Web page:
ECK update instructions are incomplete

The only update instructions for ECK that i've found are just kubectl apply -f and you're good to go. It's not that simple. For example I install the operator in specific namespaces because I don't want the operator to have access to all the namespaces. So when I do an update to CRDs it's going to update the CRDs for all the different operators in the various namespaces. I've tried to separate the install for different namespaces but it's not easy when the yaml has part CRDs that apply to all namespaces and then the actual operator install with roles, etc that are tied to a specific namespace.
It would be helpful if there was upgrade instructions for people that run the operator in specific namespaces.
As more people are aware of the security implications of CRDS and choose to run the operator in specific namespaces more people will have this problem.

My specific problem is I'm upgrading to 1.2.1 and I saw there are new Kinds 'Beats' and so now I need to update the CRDs but I don't want to adversely affect anything. And I may have a scenario where one operator in namespace A is running operator v 1.1.1 and another one say operator B is running operator 1.2.1. If I update the CRDs will they both be ok? And I have to dig through the yaml to separate the CRDs from the Operator and roles because the CRDs apply to globally but the Operator and roles are applied at the namespace level. Again this is all done for security reasons. I'd love to just run kubectl apply -f all-in-one and be done with it. But if I allow the operator to have global access I'm told that's a big security hole.

For adding new CRDs, older versions of the operator are not aware of the new types so will not take any action on resources of that type. In general I would not recommend upgrading CRDs until you can upgrade all instances of the operator. This is one of the downsides of CRDs being cluster scoped, which is not likely to change in k8s any time soon.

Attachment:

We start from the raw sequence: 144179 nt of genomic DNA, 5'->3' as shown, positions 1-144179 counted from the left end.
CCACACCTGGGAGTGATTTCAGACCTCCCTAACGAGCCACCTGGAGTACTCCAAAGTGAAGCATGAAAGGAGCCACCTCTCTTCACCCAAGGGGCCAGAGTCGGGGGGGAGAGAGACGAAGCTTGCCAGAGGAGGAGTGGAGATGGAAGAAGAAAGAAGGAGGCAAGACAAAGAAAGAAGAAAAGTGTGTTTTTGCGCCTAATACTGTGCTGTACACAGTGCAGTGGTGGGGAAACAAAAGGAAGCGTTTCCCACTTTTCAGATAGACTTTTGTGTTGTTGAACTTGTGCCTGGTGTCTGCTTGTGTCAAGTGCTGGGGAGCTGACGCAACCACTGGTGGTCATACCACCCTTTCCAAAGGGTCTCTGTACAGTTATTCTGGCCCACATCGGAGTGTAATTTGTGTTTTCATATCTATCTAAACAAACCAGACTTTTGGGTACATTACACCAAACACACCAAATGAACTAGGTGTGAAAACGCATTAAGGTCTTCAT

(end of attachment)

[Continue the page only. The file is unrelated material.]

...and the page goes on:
We do not test forwards compatibility with CRDs, though unless there are breaking changes flagged in the release notes the operator should work even if CRDs are updated to a newer version. Again I would recommend upgrading all instances of the operator along with the CRDs.

I am not sure what security implications you mean overall. Often, we see people deploy operators into individual namespaces because they do not have access to the whole cluster (normally shared across an organization). If you do not have similar organizational restrictions you can run a single operator, and either grant it access to all namespaces or scope it only to specific namespaces. Running multiple instances of the same operator is not really more secure on its own, it is more the outcome of other organizational rules.

As far as the upgrade not being as simple as kubectl apply, in my view the process is pretty similar so I am not sure how we could make this clearer. The upgrade process is identical to the original install process -- download the yaml, make the necessary modifications to suit your needs (specific namespace etc), and kubectl apply.

This should become simpler for at least helm users in the future as you can reuse values files between versions.

Yes i'll try to update the operators at the same time I update the CRDs. I separate the CRD part of the yaml from the namespace and below because I run the operator in multiple namespaces.

If you don't run it with namespace scoped then it's cluster scoped and has access to the WHOLE cluster. If it's hacked then the whole cluster is exposed. My security folks don't allow this.

Now that i'm familiar with the yaml it's pretty clear there's a CRD section and then the specific namespace section at the bottom. I just separate these parts myself.

If you don't run it with namespace scoped then it's cluster scoped and has access to the WHOLE cluster. If it's hacked then the whole cluster is exposed. My security folks don't allow this.

You can scope ECK to multiple namespaces and not the whole cluster, there's no need necessarily for 1:1 operator:namespace mapping is what I was trying to communicate.

Awesome! Is there docs on how to specify multiple namespaces? I thought you could only specify one.

It's not clear to me how you'd make it namespace scoped but still have permissions to reach into other namespaces to perform operations. When you create service accounts and rolebindings they have a namespace and they are limited to that namespace.

the namespaces flag. You can reference serviceaccounts in other namespaces in rolebindings to allow a single service account access to multiple namespaces without using clusterroles.

ok. is this a proper example?

args:[ "manager", "--namespaces", "ns1, ns2"]

Ok. Thanks. I can try my best to make this work. It'd be nice to see an example though.